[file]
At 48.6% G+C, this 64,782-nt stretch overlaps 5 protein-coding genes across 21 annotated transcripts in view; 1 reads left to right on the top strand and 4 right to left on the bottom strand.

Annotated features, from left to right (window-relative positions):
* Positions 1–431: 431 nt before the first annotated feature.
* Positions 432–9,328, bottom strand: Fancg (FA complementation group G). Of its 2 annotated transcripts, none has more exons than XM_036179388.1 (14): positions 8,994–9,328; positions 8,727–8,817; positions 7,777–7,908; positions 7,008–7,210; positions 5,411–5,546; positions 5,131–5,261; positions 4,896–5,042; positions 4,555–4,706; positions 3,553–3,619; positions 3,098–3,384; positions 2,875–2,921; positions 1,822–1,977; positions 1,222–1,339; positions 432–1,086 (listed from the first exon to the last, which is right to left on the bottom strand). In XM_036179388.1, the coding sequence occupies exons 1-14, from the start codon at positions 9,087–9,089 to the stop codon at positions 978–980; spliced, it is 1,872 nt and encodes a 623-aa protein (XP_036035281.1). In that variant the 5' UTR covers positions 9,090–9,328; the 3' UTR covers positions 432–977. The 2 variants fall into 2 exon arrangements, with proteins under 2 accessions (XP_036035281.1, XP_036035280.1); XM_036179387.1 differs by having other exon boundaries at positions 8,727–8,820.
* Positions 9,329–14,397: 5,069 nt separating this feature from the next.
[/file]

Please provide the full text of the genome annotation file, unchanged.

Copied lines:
At 48.6% G+C, this 64,782-nt stretch overlaps 5 protein-coding genes across 21 annotated transcripts in view; 1 reads left to right on the top strand and 4 right to left on the bottom strand.

Annotated features, from left to right (window-relative positions):
* Positions 1–431: 431 nt before the first annotated feature.
* Positions 432–9,328, bottom strand: Fancg (FA complementation group G). Of its 2 annotated transcripts, none has more exons than XM_036179388.1 (14): positions 8,994–9,328; positions 8,727–8,817; positions 7,777–7,908; positions 7,008–7,210; positions 5,411–5,546; positions 5,131–5,261; positions 4,896–5,042; positions 4,555–4,706; positions 3,553–3,619; positions 3,098–3,384; positions 2,875–2,921; positions 1,822–1,977; positions 1,222–1,339; positions 432–1,086 (listed from the first exon to the last, which is right to left on the bottom strand). In XM_036179388.1, the coding sequence occupies exons 1-14, from the start codon at positions 9,087–9,089 to the stop codon at positions 978–980; spliced, it is 1,872 nt and encodes a 623-aa protein (XP_036035281.1). In that variant the 5' UTR covers positions 9,090–9,328; the 3' UTR covers positions 432–977. The 2 variants fall into 2 exon arrangements, with proteins under 2 accessions (XP_036035281.1, XP_036035280.1); XM_036179387.1 differs by having other exon boundaries at positions 8,727–8,820.
* Positions 9,329–14,397: 5,069 nt separating this feature from the next.